US Senators have proposed a bipartisan law to replace Washington's blackmailing of Turkey – stopping the transfer of 100 agreed F-35 jets until Ankara buys the deal with Moscow to buy S-400 air defense complexes ,
The law limiting the transfer of F-35 stealth fighters to Turkey was introduced by Republican Senator James Lankford and sponsored on Thursday by Republican Thom Tillis and Democratic Senators Jeanne Shaheen and Chris Van Hollen.
The draft of the bill states that "no funds may be required or expended" to include the lot of F-35 aircraft in Turkey or intellectual property as well as technical specifications to transmit their operation The Congress will be provided with written confirmation that Turkey "does not plan or intend" the planned delivery of Russian Russian S-400 ground-to-air missiles .
The legislature claims the purchase of Russian arms by Turkey would "Endangering Integrity" NATO and "have a significant impact on defense cooperation" between Washington and Ankara. The military cooperation between Turkey and Russia is a blow to US security, Shaheen argued.
"The prospect that Russia has access to US aircraft and technology in a NATO country, Turkey, is a serious national and global enterprise security risk," she said.
The Pentagon has pressured Ankara to prevent her from buying Russia's famous S-400 triumphant air defense systems and threatened her with sanctions under the US Sanctions Act (CAATSA). The newly introduced law requires that Trump execute the provisions of the law "faithful" .
So far, Washington's scare tactics of getting Turkey to scrap the S-400 deal are shallow. Ankara has repeatedly stated that the purchase of Russian systems is a closed deal aimed at diversifying its arsenal and not connecting with either US security or NATO.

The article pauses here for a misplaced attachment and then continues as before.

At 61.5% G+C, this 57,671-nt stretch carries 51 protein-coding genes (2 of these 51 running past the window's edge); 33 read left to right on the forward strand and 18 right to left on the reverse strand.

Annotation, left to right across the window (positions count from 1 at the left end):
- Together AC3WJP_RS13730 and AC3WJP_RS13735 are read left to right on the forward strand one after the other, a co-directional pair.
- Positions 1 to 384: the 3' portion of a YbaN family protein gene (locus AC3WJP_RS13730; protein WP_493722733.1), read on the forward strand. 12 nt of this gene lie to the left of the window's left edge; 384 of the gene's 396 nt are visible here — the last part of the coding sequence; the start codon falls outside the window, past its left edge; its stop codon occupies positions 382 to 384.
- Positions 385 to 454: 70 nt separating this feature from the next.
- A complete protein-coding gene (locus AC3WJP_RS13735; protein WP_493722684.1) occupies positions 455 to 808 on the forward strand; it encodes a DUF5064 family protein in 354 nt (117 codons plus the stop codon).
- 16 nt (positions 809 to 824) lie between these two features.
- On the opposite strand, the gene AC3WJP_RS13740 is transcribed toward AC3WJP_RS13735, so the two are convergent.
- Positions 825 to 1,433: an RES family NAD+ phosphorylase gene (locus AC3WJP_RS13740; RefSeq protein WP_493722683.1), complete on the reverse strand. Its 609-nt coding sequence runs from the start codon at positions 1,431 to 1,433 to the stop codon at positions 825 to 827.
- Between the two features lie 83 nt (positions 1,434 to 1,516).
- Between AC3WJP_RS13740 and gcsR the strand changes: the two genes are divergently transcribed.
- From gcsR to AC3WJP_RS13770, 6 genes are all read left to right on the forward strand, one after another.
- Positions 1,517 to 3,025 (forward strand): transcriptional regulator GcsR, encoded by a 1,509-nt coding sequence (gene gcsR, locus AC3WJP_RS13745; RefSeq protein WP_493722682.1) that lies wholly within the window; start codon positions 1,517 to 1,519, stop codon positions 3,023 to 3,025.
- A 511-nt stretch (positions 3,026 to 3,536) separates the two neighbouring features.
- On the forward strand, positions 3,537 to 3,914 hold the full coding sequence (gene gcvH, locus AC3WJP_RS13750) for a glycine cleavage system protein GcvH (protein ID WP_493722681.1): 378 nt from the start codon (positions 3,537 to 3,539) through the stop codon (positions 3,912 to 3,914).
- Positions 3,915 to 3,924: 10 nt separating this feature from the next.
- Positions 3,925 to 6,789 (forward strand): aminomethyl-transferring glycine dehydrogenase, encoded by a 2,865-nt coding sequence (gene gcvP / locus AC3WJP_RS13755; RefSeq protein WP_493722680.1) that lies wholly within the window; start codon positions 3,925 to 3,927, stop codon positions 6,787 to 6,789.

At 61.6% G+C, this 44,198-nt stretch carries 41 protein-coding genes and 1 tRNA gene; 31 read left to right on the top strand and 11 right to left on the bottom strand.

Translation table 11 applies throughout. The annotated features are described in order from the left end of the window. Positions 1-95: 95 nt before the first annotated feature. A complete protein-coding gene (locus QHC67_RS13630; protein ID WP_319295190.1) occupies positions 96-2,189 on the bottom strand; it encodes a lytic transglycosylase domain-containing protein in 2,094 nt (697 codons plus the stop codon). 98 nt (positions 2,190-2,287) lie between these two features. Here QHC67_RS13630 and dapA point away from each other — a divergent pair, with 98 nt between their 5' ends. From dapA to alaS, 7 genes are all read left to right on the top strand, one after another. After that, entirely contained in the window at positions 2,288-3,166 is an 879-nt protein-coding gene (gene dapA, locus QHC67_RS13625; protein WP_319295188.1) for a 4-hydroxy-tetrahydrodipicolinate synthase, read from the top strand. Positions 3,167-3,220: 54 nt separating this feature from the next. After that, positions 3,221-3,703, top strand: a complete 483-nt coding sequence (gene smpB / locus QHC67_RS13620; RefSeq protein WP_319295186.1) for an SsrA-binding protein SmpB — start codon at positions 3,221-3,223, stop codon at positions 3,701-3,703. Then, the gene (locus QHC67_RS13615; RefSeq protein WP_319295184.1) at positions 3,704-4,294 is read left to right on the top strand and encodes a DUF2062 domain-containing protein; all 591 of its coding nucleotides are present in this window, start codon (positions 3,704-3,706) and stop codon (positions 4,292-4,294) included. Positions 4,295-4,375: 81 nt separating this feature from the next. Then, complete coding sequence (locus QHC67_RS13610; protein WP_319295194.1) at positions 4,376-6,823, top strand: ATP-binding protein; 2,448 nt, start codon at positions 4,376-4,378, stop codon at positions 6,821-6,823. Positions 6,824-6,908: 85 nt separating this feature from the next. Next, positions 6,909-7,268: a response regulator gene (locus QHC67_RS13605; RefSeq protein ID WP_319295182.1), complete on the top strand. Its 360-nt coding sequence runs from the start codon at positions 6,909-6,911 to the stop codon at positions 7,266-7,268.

In his latest attempt to prevent Ankara from buying the Russian-built complexes, the Pentagon threatened Ankara to rob both F-35s, and the Raytheon-built Patriot missile system would not be available to Ankara. Turkey has weakened US demands for "NATO interoperability". President Recep Tayyip Erdogan said earlier this month that Washington extorted Ankara because it does not want it to become an independent regional player.
In a $ 2.5 billion deal with Russia, the first of four S-400s will be delivered to Turkey in July of this year. Turkey was an important partner in the F-35 program, which was itself plagued by cost overruns, delays and performance issues, while it was the US military's most expensive project so far. Turkey has made parts of the fuselage, landing gear and cockpit displays for the jets and has invested approximately $ 1.25 billion in the Pentagon's largest weapons program throughout its course. The first F-35 jet was delivered to Turkey in June in a ceremony in Turkey. Two more jets should be delivered by the end of this month
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